This project aims to identify the socio-technical imaginaries being invoked in the development of a rare earth metals industry in Greenland. Through this, we hope to develop a better understanding of stewardship as a concept for both environment and policy. The project was disrupted as the Greenlandic Government was subject to emergency elections in November 2014, the month fieldwork was due to take place.  

A new government is now in place - broadly constructed along the political lines of the old one - thus avoiding the repeal of uranium extraction permissions, a policy the opposition had campaigned on.  This would have had significant impact on rare earth development. In the new Government, responsibility for minerals has been repositioned as a financial priority where it had previously been one of energy.   The new Government has clearly restated a commitment to maintaining a stable and attractive investment environment, a commitment that has to be carefully balanced with Greenland’s ability to ensure domestic value from any mining activity. In 2014-15, the complex global value chain of rare earth elements shows no signs of becoming simpler, and falling mineral prices along with the suspension of many Arctic oil and gas projects and London Mining’s collapse has pressured economic plans for Greenlandic independence, at least in the short-term.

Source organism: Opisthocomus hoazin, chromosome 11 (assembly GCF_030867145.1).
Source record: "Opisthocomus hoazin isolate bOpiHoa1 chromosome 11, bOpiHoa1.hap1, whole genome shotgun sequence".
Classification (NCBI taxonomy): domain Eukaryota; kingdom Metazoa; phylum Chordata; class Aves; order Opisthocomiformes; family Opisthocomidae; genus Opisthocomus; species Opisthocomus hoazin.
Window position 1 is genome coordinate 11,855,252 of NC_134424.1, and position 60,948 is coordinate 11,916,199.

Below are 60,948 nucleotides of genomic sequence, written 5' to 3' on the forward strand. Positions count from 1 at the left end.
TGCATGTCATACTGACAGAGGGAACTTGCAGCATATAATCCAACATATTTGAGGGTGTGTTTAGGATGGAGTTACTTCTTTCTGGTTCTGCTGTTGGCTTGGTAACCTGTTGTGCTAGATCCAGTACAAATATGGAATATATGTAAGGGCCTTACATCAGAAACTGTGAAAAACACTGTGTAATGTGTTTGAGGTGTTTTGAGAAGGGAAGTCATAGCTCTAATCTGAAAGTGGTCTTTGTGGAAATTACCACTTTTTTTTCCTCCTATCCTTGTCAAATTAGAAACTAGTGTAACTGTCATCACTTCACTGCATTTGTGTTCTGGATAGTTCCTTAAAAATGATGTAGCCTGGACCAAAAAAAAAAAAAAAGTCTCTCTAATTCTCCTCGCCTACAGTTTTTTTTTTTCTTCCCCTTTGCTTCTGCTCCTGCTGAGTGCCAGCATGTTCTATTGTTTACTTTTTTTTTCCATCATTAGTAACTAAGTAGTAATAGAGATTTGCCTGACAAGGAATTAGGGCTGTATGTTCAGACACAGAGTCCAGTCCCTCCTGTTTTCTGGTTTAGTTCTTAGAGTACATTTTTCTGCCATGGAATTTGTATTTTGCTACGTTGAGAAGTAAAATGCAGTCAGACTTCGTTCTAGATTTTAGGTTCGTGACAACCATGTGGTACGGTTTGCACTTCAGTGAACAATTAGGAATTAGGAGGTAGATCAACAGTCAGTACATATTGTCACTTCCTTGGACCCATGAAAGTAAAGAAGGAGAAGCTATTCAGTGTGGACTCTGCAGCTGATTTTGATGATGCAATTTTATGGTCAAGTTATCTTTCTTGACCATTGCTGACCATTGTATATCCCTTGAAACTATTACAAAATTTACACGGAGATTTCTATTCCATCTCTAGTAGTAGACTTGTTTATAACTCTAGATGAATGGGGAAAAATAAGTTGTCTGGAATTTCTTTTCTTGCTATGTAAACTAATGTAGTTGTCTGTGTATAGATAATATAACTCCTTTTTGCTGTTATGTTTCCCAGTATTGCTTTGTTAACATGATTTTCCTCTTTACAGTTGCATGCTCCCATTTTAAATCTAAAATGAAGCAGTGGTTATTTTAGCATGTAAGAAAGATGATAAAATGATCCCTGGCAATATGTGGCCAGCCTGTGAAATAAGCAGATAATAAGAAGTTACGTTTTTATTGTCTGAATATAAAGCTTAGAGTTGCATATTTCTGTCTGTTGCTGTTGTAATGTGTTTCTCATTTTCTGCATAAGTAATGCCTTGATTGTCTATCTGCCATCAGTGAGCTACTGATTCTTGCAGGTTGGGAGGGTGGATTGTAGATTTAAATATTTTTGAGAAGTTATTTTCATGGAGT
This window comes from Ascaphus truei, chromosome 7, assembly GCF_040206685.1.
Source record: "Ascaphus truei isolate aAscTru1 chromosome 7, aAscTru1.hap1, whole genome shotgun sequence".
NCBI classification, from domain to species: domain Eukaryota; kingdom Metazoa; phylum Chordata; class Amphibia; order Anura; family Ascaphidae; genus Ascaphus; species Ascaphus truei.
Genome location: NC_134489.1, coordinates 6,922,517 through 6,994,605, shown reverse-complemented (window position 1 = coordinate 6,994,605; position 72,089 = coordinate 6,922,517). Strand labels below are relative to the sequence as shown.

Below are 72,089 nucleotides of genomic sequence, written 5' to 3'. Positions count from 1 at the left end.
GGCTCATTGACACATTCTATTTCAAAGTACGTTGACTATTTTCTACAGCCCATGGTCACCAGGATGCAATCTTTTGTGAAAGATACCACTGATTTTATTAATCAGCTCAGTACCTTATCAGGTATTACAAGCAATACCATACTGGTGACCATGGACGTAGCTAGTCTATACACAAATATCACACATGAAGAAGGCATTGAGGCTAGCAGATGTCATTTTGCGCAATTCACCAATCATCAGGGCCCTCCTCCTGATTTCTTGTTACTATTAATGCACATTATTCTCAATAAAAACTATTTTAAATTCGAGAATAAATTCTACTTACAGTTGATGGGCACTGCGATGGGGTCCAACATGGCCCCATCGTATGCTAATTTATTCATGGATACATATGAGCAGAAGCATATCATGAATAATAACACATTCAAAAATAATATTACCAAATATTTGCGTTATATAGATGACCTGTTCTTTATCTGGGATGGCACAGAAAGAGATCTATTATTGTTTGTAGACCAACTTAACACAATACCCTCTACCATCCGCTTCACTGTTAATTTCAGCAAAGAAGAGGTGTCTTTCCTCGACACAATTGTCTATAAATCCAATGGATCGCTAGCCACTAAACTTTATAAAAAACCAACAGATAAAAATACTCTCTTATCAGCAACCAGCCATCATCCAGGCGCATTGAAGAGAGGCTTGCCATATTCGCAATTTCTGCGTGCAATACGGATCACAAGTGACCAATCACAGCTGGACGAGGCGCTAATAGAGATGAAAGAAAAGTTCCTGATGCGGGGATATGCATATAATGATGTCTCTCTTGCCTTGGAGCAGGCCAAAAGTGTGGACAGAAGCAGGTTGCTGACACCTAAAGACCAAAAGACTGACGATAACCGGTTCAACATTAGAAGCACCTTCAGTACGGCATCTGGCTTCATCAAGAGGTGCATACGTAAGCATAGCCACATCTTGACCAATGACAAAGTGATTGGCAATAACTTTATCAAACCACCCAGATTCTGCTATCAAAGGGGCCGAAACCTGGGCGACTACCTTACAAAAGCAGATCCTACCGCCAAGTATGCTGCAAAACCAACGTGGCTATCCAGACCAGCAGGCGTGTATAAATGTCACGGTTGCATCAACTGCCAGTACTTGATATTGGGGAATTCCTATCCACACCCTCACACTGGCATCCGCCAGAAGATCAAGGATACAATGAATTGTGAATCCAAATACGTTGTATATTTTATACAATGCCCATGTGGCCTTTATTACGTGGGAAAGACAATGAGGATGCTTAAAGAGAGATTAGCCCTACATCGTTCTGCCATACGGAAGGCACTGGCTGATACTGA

The project team is meeting regularly and productively, and shaping scoping papers in order to facilitate discussion and identify cross-cutting themes.  This has begun to weave together the traditions of indigenous peoples and their representation in the Arctic, the culture and ‘sense-making’ of the Greenlandic people and the colonial legacy, the nature of Denmark’s stakes in Greenland’s future, the physical and demographic consequences of larger scale mining and the many other actors beginning to assert a stake in the Arctic region. Fieldwork will be taking place before Easter (Denmark) and in May (Greenland).

In addition to the peer-reviewed paper and teaching case that will be outputs from the project, opportunities have been sought to engage academic audiences on the theme, for example at the University of Nottingham’s interdisciplinary science and society seminar group (March 2014) and to technology management postgraduates at Taiwan’s National Chiao Tung University (skype, March 2014).